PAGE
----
>picture showing a triangle with centroid on the incircle. The condition
>is
>
>5(a^2+b^2+c^2) = 6(ab+bc+ca).
>
>I shall go home and see if Panakis has anything to say about
>triangles satisfying this condition.
>
>Can you please search if these questions have appeared before?
problems related to trisect*median, which I will append below.
As for Panakis' Trigonometry: I had a quick look at Medians Section
(pp. 68 ff) but the only problem related to medianincircle I found is this:
If in a triangle ABC: amedian = a, and b = c, then the incircle divides
the amedian in extreme and mean ratio (p. 79, #12)
The problems with trisect*median keywords:
Prove that the following construction trisects an angle of 60 d. Triangle
ABC is a 30  60  90 right triangle inscribed in a circle. Median CM
is drawn to side AB and extended to M' on the circle. Using a marked
straightedge, point N on AB is located such that CN extended to N' on
the circle makes NN' = MM'. Then CN trisects the 60 d. angle ACM.
(Jack Garfunkel)
Analogous to the median, call a line from a vertex of a triangle to a
point of trisection of the opposite side a "tredian". Then, if both tredians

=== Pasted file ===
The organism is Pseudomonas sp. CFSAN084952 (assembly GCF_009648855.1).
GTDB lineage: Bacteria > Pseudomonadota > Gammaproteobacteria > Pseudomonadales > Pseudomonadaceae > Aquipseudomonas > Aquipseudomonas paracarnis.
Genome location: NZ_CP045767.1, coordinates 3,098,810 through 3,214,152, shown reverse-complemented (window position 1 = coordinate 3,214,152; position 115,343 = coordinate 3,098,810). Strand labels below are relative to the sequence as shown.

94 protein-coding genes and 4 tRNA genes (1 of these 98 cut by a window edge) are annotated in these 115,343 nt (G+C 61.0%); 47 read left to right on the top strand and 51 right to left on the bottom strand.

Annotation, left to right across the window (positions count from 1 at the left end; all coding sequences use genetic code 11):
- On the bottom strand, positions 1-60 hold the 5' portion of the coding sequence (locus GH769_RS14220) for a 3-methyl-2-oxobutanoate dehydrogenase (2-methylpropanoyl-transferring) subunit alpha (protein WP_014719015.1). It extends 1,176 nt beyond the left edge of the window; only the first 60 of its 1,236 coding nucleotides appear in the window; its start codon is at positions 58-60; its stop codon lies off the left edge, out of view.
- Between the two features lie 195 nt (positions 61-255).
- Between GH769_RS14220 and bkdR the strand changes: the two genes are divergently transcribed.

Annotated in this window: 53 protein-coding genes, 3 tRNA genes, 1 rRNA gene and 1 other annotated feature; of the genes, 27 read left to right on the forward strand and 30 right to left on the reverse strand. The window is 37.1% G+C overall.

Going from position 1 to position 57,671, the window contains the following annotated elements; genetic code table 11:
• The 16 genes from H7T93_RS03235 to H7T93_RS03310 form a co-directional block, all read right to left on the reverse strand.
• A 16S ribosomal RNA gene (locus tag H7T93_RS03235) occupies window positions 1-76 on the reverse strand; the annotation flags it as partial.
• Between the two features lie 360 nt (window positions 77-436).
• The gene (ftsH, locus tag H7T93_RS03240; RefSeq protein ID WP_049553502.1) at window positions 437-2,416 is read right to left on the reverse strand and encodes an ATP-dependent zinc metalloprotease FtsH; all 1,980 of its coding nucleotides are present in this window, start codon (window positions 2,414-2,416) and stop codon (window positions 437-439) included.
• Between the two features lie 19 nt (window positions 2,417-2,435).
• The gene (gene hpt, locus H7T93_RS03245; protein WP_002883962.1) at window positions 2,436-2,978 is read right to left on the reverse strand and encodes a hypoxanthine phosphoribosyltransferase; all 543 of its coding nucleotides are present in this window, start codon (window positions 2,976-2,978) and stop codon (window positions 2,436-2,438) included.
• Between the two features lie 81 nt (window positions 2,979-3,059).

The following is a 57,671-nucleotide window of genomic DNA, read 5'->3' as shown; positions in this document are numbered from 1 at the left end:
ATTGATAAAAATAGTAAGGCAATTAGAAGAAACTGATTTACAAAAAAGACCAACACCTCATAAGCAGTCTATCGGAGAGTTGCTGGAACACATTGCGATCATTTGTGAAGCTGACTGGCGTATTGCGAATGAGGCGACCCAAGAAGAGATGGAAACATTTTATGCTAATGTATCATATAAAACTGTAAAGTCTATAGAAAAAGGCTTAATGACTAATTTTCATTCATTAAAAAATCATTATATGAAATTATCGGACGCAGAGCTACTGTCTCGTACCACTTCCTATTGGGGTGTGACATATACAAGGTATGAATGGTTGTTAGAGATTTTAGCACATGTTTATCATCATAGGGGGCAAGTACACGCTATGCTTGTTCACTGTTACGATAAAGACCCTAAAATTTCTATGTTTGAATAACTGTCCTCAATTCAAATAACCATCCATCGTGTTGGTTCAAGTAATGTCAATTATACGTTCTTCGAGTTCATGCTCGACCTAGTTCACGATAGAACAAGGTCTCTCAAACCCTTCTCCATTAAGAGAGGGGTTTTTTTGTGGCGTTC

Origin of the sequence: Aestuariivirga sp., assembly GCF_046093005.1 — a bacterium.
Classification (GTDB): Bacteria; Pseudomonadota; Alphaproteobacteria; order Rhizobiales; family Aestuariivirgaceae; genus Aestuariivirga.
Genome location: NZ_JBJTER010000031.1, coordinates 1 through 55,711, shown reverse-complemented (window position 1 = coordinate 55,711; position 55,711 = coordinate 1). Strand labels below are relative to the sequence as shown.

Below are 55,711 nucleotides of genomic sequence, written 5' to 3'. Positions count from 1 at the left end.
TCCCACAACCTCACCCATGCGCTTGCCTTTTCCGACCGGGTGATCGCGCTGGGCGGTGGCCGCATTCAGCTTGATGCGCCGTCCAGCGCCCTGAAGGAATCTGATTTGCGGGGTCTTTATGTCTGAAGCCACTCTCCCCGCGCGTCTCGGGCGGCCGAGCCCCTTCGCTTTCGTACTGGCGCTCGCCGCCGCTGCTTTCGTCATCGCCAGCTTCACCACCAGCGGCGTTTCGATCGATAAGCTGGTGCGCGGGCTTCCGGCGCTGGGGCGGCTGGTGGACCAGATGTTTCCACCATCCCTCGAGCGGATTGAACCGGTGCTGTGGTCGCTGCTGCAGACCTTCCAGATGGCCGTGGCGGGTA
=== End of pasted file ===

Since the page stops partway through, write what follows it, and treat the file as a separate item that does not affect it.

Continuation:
are drawn from each vertex, the 6 lines will intersect at 12 interior points
and divide the area into 19 subareas, each a rational part of the area
of the triangle. Find two triangles for which each subarea is an integer,
one being a Pythagorean right triangle and the other with consecutive
integers for its three sides.
(R. Robinson Rowe)
And now I am going to make the calculations, and come back later.
Antreas  I wrote:
>>From: Paul Yiu <yiu@...>
^^^^^^^^^^^^^^
>>
>>Characterize the triangle whose incircle
>>trisects one of the medians.
>
>Dear Paul,
>
>I think that we can solve your problem by applying Stewart Theorem:
>
>Assume that the incircle trisects the amedian AM := m at K:
>
> A
> /\
> / \
> / K \
> / \
> / I \
> / \
> BMC
>
>
>By applying Stewart Theorem in the triangle AIM we get an equation with
>unknown the IM (since AI = r/sin(A/2), IK = r, AK = m/3, KM = 2m/3).